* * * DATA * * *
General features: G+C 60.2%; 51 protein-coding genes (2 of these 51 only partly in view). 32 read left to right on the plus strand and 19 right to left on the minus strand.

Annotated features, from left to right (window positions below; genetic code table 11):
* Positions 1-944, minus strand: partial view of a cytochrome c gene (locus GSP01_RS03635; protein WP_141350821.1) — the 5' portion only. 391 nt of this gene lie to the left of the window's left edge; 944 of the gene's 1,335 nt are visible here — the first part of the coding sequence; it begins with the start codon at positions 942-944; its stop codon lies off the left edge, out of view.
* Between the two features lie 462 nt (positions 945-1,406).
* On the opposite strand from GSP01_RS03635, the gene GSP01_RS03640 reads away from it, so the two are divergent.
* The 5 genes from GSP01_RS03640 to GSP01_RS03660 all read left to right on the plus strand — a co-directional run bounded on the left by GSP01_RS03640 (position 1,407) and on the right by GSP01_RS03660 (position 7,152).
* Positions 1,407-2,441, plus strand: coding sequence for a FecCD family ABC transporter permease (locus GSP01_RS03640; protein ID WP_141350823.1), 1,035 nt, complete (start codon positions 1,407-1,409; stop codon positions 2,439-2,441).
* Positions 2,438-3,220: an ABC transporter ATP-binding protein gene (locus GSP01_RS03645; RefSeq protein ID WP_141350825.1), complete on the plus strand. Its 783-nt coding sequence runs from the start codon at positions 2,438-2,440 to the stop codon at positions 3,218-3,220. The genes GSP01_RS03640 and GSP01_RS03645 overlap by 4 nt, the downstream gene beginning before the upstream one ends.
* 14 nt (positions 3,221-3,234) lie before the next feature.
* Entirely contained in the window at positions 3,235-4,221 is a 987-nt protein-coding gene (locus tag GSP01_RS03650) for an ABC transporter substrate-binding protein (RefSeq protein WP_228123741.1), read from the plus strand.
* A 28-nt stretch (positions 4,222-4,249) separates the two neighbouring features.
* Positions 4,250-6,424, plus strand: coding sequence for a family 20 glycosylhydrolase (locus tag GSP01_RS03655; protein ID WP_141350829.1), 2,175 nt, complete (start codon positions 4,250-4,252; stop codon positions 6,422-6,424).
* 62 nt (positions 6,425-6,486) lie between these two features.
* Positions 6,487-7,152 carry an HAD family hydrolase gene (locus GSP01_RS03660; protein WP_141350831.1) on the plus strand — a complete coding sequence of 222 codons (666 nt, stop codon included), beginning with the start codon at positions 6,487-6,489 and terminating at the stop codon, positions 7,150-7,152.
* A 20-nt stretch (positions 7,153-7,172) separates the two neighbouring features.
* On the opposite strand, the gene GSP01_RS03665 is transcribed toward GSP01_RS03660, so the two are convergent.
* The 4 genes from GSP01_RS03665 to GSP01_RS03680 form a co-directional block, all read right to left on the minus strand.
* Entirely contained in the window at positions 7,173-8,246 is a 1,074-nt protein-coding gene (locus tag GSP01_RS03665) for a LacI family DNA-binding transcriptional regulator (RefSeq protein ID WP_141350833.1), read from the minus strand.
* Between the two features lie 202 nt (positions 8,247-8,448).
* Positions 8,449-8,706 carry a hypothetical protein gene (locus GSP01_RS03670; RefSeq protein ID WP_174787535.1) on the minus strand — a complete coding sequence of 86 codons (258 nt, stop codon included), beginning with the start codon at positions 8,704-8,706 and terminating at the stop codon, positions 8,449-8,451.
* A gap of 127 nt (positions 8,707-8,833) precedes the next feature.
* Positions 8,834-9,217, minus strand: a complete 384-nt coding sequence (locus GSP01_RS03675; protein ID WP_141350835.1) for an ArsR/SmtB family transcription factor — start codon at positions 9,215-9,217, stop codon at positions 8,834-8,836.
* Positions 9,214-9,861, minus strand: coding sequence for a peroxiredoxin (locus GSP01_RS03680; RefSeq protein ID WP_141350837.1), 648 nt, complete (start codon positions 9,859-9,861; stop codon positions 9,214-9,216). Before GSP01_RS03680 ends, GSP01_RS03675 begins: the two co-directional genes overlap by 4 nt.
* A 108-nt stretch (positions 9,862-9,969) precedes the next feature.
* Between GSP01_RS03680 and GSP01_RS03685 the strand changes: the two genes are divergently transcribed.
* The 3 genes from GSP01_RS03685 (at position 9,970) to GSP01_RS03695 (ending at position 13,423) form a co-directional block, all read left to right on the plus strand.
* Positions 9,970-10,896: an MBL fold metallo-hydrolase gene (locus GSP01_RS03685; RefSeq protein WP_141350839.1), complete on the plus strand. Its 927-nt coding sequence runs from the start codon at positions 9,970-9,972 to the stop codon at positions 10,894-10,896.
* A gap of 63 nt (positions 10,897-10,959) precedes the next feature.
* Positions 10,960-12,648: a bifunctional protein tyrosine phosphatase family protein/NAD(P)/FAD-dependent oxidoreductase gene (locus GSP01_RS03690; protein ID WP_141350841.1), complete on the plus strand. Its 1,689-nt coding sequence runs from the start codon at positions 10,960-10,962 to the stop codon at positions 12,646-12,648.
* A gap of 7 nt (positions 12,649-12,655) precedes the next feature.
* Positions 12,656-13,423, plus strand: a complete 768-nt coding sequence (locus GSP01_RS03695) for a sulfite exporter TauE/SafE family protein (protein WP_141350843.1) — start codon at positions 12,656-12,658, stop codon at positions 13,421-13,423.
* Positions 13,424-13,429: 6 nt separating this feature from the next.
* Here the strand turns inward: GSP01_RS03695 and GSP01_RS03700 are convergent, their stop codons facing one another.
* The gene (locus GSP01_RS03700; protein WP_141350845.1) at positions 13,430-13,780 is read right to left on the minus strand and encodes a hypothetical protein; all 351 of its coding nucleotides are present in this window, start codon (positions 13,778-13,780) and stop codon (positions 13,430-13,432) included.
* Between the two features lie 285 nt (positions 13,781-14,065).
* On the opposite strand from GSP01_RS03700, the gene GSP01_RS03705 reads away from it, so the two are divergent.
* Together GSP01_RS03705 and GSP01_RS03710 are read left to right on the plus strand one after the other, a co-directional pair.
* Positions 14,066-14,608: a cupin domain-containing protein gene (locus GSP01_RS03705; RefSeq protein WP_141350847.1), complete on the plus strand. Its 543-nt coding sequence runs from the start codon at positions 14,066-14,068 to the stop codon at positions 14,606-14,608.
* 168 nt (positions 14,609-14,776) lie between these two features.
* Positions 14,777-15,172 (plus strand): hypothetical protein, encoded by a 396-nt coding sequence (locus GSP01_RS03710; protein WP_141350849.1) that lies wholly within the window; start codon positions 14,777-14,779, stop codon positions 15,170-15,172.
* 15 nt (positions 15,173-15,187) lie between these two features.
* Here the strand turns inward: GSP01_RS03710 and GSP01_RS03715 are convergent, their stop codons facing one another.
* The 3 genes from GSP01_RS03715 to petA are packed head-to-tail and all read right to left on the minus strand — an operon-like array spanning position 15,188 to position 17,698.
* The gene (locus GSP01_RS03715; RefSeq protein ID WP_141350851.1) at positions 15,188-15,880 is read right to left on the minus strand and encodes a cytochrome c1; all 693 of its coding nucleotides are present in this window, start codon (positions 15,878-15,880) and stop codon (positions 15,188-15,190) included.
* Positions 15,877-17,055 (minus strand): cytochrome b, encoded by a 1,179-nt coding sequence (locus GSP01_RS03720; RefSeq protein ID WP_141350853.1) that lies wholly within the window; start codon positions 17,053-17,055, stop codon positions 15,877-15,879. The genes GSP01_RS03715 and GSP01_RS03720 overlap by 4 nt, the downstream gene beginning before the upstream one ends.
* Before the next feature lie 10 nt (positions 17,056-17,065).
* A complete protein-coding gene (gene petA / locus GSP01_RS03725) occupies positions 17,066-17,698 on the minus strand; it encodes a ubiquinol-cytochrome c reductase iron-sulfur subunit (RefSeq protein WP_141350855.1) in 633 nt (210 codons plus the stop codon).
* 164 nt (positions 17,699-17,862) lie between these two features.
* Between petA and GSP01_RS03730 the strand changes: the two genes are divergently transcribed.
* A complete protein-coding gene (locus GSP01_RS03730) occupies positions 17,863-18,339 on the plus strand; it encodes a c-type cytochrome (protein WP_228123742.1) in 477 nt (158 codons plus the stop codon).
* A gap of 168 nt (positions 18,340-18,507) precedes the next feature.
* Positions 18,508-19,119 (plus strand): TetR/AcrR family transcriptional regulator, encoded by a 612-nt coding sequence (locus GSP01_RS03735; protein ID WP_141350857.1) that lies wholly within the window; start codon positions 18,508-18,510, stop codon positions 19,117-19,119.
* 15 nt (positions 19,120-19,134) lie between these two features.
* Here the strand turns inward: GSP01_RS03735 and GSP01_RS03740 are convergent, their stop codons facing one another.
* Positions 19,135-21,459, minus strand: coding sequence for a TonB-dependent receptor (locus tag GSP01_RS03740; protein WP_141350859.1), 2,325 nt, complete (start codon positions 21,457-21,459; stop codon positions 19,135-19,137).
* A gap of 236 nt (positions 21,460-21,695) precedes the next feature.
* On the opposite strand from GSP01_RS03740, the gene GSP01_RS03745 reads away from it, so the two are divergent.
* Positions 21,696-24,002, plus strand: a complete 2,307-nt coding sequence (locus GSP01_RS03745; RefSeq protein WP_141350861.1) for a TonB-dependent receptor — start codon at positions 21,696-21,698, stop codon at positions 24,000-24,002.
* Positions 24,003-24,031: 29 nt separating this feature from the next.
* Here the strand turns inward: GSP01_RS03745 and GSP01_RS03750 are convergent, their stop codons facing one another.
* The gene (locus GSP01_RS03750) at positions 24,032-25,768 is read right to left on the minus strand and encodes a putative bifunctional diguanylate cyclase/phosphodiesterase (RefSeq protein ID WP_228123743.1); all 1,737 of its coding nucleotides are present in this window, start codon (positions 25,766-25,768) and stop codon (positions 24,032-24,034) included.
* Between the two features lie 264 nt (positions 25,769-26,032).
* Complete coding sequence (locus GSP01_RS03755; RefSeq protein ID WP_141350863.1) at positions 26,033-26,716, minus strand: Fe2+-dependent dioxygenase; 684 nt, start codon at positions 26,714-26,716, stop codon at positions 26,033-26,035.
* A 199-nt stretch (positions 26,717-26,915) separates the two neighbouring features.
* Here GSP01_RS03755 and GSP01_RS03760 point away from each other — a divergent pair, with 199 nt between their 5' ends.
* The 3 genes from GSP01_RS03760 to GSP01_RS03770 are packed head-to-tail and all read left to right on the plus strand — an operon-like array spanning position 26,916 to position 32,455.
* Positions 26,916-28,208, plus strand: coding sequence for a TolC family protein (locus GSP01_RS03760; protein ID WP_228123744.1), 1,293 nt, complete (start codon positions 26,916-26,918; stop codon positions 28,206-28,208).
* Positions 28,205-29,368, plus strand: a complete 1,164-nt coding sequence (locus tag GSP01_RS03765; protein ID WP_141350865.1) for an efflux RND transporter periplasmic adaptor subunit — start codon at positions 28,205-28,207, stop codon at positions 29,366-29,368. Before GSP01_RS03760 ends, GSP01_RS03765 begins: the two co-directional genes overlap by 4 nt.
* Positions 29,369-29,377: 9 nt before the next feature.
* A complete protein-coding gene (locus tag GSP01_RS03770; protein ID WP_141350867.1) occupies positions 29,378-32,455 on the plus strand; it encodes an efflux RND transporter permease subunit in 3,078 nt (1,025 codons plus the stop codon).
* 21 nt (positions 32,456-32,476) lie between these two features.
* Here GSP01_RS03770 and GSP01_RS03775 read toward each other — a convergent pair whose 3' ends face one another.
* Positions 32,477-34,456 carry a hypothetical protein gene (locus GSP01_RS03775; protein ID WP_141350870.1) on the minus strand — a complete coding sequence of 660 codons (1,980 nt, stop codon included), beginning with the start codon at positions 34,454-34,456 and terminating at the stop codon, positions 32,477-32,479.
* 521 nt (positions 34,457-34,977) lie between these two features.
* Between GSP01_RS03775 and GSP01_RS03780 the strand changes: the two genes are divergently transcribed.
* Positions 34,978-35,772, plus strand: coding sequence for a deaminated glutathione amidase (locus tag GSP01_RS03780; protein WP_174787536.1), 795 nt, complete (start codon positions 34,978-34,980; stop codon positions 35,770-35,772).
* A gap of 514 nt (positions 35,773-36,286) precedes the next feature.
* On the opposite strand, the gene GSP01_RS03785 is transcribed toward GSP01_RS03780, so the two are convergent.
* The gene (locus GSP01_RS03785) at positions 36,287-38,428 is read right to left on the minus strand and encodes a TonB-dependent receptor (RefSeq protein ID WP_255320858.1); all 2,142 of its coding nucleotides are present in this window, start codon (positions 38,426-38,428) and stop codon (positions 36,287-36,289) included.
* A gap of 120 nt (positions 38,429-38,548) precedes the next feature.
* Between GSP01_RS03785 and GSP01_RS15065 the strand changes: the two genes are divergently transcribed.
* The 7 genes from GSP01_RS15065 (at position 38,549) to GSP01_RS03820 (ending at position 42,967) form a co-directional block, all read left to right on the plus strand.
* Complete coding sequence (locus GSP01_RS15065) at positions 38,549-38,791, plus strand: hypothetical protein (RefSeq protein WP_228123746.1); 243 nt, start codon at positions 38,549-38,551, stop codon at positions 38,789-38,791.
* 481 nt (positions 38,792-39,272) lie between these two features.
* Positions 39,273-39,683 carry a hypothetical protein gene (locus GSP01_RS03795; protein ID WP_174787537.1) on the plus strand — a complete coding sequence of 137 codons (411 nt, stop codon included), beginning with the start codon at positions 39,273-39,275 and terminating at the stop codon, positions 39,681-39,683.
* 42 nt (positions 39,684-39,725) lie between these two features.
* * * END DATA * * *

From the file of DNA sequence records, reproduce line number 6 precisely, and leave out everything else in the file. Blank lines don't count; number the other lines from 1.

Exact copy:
* The 5 genes from GSP01_RS03640 to GSP01_RS03660 all read left to right on the plus strand — a co-directional run bounded on the left by GSP01_RS03640 (position 1,407) and on the right by GSP01_RS03660 (position 7,152).